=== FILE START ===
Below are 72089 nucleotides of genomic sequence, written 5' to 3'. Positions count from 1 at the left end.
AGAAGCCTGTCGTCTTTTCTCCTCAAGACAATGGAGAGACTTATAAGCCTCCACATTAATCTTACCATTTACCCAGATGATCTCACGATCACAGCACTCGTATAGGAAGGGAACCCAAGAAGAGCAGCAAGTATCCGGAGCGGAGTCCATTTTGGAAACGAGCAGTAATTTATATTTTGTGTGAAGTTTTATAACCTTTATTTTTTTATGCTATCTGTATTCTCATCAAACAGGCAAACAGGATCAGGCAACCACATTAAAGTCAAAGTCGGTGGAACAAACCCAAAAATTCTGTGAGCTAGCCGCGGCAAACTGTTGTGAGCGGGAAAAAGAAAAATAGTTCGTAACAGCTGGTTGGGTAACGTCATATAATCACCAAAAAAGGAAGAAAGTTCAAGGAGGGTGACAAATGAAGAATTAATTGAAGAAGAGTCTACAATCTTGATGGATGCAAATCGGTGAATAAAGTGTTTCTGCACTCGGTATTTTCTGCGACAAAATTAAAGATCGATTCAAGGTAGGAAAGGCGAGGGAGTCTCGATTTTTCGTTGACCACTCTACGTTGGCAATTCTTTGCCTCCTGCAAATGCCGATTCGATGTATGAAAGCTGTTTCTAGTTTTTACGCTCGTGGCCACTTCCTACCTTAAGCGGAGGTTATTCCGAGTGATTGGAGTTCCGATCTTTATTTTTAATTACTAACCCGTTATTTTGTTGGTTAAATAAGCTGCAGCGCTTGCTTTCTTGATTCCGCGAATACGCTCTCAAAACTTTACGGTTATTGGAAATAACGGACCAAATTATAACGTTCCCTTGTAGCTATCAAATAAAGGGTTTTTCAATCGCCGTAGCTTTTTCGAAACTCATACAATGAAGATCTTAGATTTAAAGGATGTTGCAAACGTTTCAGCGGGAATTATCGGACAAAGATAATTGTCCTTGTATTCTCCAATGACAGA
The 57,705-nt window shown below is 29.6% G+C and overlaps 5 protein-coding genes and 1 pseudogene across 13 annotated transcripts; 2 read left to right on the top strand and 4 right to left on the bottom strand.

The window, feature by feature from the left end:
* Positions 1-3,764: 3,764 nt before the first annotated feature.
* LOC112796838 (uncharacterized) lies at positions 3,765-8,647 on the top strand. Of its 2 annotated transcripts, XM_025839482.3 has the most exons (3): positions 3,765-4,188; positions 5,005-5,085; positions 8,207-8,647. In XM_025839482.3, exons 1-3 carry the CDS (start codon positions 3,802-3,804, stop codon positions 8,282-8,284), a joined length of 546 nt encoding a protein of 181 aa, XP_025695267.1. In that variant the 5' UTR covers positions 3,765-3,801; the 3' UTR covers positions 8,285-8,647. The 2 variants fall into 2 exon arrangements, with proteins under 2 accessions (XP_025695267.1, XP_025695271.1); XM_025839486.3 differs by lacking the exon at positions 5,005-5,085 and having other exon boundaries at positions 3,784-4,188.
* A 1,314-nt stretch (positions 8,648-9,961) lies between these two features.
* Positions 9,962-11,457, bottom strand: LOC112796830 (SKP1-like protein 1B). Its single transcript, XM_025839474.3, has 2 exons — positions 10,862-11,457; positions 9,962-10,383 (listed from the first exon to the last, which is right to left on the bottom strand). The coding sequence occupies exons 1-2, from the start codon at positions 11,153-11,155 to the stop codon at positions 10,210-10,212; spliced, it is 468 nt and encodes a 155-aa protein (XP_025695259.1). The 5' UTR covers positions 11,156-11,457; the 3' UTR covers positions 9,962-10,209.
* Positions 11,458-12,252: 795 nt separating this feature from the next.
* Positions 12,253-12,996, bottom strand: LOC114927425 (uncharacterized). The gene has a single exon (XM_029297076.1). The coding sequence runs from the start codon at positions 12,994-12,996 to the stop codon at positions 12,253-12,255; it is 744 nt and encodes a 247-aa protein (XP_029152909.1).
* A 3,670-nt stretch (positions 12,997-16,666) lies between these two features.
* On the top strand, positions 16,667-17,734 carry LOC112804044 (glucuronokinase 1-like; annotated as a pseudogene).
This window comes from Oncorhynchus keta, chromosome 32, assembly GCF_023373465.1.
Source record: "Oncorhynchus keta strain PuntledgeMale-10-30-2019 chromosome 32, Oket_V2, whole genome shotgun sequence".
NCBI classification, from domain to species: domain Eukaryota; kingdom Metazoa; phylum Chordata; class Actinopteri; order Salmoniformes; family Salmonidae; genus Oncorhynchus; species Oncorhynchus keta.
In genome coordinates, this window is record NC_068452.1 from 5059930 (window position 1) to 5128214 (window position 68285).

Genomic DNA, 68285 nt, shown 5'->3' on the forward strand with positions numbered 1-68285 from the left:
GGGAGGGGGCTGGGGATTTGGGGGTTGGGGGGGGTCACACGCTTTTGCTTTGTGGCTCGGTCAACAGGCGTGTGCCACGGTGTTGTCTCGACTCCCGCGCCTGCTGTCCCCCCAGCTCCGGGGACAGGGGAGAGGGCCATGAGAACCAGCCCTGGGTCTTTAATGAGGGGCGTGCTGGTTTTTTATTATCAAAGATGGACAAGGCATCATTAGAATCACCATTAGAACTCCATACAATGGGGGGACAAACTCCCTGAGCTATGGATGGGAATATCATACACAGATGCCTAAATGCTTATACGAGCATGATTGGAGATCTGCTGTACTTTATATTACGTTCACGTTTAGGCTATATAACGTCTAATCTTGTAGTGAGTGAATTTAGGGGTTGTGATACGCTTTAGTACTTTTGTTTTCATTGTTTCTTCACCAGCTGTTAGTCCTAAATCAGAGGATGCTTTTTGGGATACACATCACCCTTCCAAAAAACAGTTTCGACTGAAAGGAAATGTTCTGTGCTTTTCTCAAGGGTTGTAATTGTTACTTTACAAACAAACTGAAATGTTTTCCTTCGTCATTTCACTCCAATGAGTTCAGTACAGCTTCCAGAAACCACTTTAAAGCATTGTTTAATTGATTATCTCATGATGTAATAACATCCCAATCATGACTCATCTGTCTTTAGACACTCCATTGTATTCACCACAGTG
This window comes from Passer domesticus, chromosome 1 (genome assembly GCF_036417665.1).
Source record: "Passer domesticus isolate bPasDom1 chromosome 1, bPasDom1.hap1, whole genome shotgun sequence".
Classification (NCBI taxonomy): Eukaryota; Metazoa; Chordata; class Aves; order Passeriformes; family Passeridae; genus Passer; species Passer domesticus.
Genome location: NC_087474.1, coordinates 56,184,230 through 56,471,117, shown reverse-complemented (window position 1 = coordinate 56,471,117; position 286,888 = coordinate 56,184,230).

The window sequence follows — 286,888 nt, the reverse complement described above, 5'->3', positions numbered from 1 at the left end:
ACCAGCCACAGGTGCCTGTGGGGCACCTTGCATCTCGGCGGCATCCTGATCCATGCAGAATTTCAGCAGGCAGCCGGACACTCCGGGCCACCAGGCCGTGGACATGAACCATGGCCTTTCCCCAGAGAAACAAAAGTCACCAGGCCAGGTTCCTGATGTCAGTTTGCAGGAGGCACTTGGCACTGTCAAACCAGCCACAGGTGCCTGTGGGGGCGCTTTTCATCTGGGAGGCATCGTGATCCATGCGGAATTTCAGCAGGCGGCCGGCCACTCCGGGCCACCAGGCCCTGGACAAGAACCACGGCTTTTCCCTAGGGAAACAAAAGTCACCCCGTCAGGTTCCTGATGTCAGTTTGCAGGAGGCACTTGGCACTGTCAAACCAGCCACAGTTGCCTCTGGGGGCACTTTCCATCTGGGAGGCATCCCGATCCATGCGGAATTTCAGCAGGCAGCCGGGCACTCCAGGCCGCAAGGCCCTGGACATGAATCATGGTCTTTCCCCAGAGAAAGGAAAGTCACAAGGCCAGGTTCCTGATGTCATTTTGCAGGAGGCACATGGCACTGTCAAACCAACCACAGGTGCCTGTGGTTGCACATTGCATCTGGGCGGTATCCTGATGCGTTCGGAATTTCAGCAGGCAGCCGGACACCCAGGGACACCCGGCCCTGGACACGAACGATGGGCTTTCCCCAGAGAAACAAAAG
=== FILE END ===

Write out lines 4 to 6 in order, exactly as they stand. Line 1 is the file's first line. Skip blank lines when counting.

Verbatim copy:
The window, feature by feature from the left end:
* Positions 1-3,764: 3,764 nt before the first annotated feature.
* LOC112796838 (uncharacterized) lies at positions 3,765-8,647 on the top strand. Of its 2 annotated transcripts, XM_025839482.3 has the most exons (3): positions 3,765-4,188; positions 5,005-5,085; positions 8,207-8,647. In XM_025839482.3, exons 1-3 carry the CDS (start codon positions 3,802-3,804, stop codon positions 8,282-8,284), a joined length of 546 nt encoding a protein of 181 aa, XP_025695267.1. In that variant the 5' UTR covers positions 3,765-3,801; the 3' UTR covers positions 8,285-8,647. The 2 variants fall into 2 exon arrangements, with proteins under 2 accessions (XP_025695267.1, XP_025695271.1); XM_025839486.3 differs by lacking the exon at positions 5,005-5,085 and having other exon boundaries at positions 3,784-4,188.